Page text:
[Advaita-l] Question about Avaccheda vada

Jaldhar H. Vyas jaldhar at braincells.com
Sat Mar 24 02:43:06 EDT 2018

On Tue, 13 Feb 2018, Aditya Kumar wrote:

> A: One small instance is that some Advaitins have written commentary on 
> a post 10th century Vaishnava work - Srimad Bhagvatam.

If Advaitins commented on it then it is by definition not a "Vaishnava" 
work is it?  Unless you are using some idiosyncratic definition of 

On Thu, 15 Mar 2018, Aditya Kumar via Advaita-l wrote:

I am not considering Bhagavatam because it is a recent sectarian work.

Ridiculously arbitrary.  There are 18 mahapuranas which are written by 
Veda Vyasa and the Bhagavata is always numbered amongst them.

Not only have Advaitins commented on the Bhagavata purana, the most 
revered and authoritative commentator Shridharacharya was Jagadguru 
Shankaracharya of Puri!

The Gaudiya philosopher Jiva Goswami in the introduction to his Bhagavata 
Sandarbha commentary gives the names of various previous commentaries and 
philosophical works that he consulted before writing his own.  Foremost 
is the aformentioned Shridharacharya who is his principle source.  He 
has to follow him because Chaitanya himself claimed that Shridhara is 
the greatest of commentators but is forced to admit that Shridharas 
comments are replete with Advaitic interpretations. He tries to wave the 
dilemna away by claiming that Shridhara was "secretly" a Vaishnava who 
only pretended to be an Advaitin to convert the "mayavadis" from their 
erroneous doctrines.

Also consulted were tikas by Chitsukhacharya and one Swami Punyaranya. 
Both are advaitins.  Chitsukhacharya in particular is well known as the 
author of Tattvadipa or Chitsukhi a very popular prakarana on Advaita 
Vedanta. Unfortunately neither of these tikas are now available.

Vopadeva or Bopadeva was a 13th century Marathi Smarta Pandit of great 
renown.  He is primarily known for his alternative to Paninis' vyakarana 
called Mugdabodha but three of his other works are based mainly on the 
Bhagavata and were very influential on the Bengali and other North 
Indian Vaishnavas.  They are: Paramahamsapriya, Muktaphala, and 

Hemadri Acharya is also a Smarta.  We Shuklayajurvedis frequently resort 
to his opinions on dharmashastra.  He was the minister of the last great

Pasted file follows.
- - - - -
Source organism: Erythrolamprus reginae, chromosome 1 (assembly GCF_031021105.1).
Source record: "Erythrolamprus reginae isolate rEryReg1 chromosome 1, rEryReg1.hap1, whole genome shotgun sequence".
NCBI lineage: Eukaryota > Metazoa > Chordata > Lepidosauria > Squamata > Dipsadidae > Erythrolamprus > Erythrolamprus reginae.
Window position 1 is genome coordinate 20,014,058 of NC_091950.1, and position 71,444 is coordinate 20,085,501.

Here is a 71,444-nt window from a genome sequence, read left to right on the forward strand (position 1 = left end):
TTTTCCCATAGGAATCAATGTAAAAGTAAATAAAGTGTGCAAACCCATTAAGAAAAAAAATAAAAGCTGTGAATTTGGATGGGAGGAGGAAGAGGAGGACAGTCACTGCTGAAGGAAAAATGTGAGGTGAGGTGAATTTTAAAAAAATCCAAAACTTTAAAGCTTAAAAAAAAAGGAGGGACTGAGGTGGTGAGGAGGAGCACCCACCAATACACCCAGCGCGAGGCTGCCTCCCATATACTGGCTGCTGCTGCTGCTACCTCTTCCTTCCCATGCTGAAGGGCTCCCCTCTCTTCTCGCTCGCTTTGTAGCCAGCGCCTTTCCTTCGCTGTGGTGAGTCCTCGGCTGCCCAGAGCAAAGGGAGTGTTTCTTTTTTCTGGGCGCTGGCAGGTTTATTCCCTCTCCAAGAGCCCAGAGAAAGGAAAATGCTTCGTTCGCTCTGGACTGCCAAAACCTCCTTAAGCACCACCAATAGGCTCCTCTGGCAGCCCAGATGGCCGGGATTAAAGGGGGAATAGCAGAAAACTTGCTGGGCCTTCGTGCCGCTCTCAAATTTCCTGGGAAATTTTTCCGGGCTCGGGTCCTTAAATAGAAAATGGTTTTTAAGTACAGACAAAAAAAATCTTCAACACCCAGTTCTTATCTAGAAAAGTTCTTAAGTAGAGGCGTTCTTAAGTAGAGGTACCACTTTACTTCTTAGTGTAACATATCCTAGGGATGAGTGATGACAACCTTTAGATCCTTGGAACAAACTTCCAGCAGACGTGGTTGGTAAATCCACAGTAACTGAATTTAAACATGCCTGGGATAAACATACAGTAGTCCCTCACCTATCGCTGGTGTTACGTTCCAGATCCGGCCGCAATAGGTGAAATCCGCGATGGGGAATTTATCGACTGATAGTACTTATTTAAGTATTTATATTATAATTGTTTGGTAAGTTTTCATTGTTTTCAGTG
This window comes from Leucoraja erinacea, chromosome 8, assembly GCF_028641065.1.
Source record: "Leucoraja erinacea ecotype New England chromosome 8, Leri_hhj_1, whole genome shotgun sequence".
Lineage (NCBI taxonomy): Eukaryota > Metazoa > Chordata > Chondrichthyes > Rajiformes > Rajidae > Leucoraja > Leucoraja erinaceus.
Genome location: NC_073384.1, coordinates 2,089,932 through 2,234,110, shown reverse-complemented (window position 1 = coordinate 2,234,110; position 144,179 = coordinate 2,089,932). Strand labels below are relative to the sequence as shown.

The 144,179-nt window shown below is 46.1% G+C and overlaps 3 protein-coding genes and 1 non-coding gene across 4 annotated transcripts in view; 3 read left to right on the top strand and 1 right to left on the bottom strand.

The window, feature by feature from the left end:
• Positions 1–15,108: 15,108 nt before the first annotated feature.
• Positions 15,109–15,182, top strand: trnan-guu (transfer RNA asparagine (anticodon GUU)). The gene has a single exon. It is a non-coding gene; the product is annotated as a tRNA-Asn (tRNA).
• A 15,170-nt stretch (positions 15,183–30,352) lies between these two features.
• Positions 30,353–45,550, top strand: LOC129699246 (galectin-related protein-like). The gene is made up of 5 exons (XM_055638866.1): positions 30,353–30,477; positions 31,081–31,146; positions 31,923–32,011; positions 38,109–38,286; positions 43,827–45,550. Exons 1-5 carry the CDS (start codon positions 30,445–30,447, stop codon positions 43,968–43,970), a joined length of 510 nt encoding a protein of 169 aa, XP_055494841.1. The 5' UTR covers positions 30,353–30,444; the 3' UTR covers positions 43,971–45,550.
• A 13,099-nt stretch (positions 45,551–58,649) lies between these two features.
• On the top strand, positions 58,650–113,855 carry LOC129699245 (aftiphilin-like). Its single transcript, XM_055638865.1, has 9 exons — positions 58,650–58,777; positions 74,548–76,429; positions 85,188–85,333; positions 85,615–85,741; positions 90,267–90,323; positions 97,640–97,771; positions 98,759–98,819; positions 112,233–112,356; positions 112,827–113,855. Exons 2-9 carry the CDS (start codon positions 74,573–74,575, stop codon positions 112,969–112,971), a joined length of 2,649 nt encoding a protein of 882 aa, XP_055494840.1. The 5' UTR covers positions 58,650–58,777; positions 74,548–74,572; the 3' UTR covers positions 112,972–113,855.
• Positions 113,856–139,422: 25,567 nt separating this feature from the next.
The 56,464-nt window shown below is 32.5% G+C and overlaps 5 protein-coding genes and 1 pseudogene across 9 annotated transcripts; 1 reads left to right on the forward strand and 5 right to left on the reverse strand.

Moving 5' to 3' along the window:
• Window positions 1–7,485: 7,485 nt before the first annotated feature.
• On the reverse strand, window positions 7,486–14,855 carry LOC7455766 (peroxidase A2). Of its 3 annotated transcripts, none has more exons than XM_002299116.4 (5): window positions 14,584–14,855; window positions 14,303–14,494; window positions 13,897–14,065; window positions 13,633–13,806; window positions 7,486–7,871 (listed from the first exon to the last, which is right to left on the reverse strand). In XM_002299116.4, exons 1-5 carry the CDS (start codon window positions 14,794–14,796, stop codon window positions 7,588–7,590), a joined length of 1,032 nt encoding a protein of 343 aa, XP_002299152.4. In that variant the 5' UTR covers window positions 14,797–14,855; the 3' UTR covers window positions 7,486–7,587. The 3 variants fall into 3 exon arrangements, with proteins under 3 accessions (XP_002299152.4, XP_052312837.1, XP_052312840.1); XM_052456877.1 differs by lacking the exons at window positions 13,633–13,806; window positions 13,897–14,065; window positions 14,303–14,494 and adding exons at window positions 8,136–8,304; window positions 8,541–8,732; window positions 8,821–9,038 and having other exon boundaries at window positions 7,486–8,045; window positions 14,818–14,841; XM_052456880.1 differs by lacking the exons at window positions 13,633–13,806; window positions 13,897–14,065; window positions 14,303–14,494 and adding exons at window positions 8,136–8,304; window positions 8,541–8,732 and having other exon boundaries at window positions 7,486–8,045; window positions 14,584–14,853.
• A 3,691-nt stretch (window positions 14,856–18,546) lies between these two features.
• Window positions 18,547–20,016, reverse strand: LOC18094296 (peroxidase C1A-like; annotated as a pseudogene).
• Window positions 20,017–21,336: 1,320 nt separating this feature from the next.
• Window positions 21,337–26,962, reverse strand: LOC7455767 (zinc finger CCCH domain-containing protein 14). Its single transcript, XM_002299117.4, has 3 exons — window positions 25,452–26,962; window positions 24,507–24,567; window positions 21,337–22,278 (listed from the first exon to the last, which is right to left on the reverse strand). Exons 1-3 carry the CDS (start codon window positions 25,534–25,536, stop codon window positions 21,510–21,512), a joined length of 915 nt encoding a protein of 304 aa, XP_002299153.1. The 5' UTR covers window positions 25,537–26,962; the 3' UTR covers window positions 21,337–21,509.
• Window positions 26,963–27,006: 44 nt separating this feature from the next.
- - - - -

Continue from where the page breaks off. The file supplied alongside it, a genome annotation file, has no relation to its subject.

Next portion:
Raja of Devagiri (Daulatabad, Maharashtra) Ramachandra of the Yadava 
vamsha. Therefore we can very accurately date him to 1279-1309.  Hemadri 
was the patron of Vopadeva and wrote tikas on his works or some say they 
wrote them jointly.  Jiva also mentions Hemadri's Chaturvarga Chintamani 
which as far as I know is primarily on dharmashastra though perhaps it 
covers bhakti amongst its many topics.

So if Vaishnavas themselves think its possible for the Bhagavata to have 
an Advaitic interpretation you need not have any qualms about it.

However, having said all that it must be admitted that you are not the 
first to have considered the Bhagavata to be a sectarian work.  There was 
a heated controversy amongst the Pandits of Kashi in the late 17th century 
on this topic.  The problem is that while "Bhagavata" is definitely the 
name of a Mahapurana, there are two works that conform to that 
description.  This (Krshna)Bhagavata and the Devi Bhagavata.  Some vidwans 
mainly Smartas claimed that in fact the Devi Bhagavata is the real 
Bhagavata and this Krshna Bhagavata was actually written by Vopadeva. 
Others mainly Vaishnavas hotly denied it.  However it should be noted 
that the Vopadeva authorship theory was always a minority one and the 
defenders of the Krshna Bhagavata also included Advaitins.  (For instance 
Swami Ramashrama who in purvashrama was Bhanuji Dikshita the nephew of the 
vaiyakarana Bhattoji Dikshita.)

Jaldhar H. Vyas <jaldhar at braincells.com>

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